Three Dangerous Fundamentalisms

James Adler

Recently, Jeff Jacoby had an OPED in the Boston Globe called "Scenes from Jihad," about "Jihadists," that is, Islamic fundamentalists, around the world. 

People used to note that the Communists couldn't stamp out religion because, as they said, religion is like a nail-- the harder you hit it, the deeper it goes in.  But for decades we've been pounding the nail of fundamentalist religion ever more deeply into the Islamic world. Muslims used to feel friendly towards the United States, and even fundamentalists were only interested in their part of the world, but now we have helped the Israelis to occupy and settle the tiny part of Palestine still remaining to them.

It is wrong and foolish and indeed dangerous to ignore what the Islamists are doing, but Jacoby ignores (or supports) what the Israeli fundamentalists have done, and also ignores the signal fact that fundamentalism has spread over all three main monotheistic religions of the world.

And if both Jewish and Christian fundamentalists around the world and their allies (like Jacoby) are so concerned that the occupation and settlement of Palestinian land continue and accelerate (and even, like Jacoby, are opposed to any Israeli withdrawal),  then this explains why also Muslim fundamentalists around the world are so concerned about the same region.  Christian fundamentalists have just as much invested in it as do Islamic fundamentalists, which explains why the United States gives 1/3 of its foreign aid to the entire world to Israel-- more than to all of Latin America and sub-Sarahan Africa put together.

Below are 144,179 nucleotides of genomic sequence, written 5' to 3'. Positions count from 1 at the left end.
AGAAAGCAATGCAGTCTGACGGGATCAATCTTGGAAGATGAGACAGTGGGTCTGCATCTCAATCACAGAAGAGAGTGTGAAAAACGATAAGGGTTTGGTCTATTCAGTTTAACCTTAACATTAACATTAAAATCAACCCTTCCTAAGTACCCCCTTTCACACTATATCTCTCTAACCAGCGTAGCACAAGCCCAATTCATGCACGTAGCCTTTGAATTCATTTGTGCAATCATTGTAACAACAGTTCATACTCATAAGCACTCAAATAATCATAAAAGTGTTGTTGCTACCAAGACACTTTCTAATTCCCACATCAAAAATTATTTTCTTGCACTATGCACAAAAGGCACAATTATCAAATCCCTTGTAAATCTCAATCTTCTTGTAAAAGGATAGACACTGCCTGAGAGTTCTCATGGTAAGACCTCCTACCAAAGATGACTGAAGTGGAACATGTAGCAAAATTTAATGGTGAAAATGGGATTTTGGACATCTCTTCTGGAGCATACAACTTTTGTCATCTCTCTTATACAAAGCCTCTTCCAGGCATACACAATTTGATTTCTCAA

So the problem is fundamentalism in general, in all three religions, not just in Islam.    

And they have many of the same concerns-- not only (from opposite perspectives) in the Middle East, but (from similar perspectives) abortion and gay and women's rights,  so that, while Jacoby accuses Islamic fundamentalists and their conservatives allies of wanting to execute gay people, Christian and Jewish fundamentalists and their allies themselves oppose many rights of these peoples, only not in as extreme a way-- from opposing gay marches in Jerusalem to Jacoby's opposition to marriage rights in Massachusetts. 

During the recent election campaign, Jacoby's Republican Jihadist commercials were gay bashing, scaring voters that a Democratic win in the House would give gay congressman Barney Frank a major Committee chair, and so appealing to a similar, only less extreme, Christian fundamentalist base as the base of Islamic fundamentalism to which Iran's President Mahmoud Ahmadinejad also appeals.  

Jihadists are everywhere, beginning with Jacoby himself-- in his opposition gay marriage rights and to last year's Israeli withdrawal from Gaza-- and its future withdrawal from the occupation and settlements.

As for American security, if we put it first and foremost over Christian and Jewish fundamentalists' interests, we would remove ourselves from the Middle East-- in other words, would discontinue our financial and military aid and sales of weapons and "security" training to all Mideast states--  especially to Israel and Iraq, but also to all of the many repressive Arab governments -- after which there is little doubt that the result would be the virtual disappearance of Islamic fundamentalist agitation against the United States.

As we warily watch the Islamic fundamentalists, let us also take note of the damage the Christian and Jewish Fundamentalists are doing -- including provoking and fertilizing Islamic fundamentalism -- to our own national security, and to human rights both of gays and women in America and Israel and Palestinians in Israel and the Occupied Territories.

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Harvard Square Commentary, November 20, 2006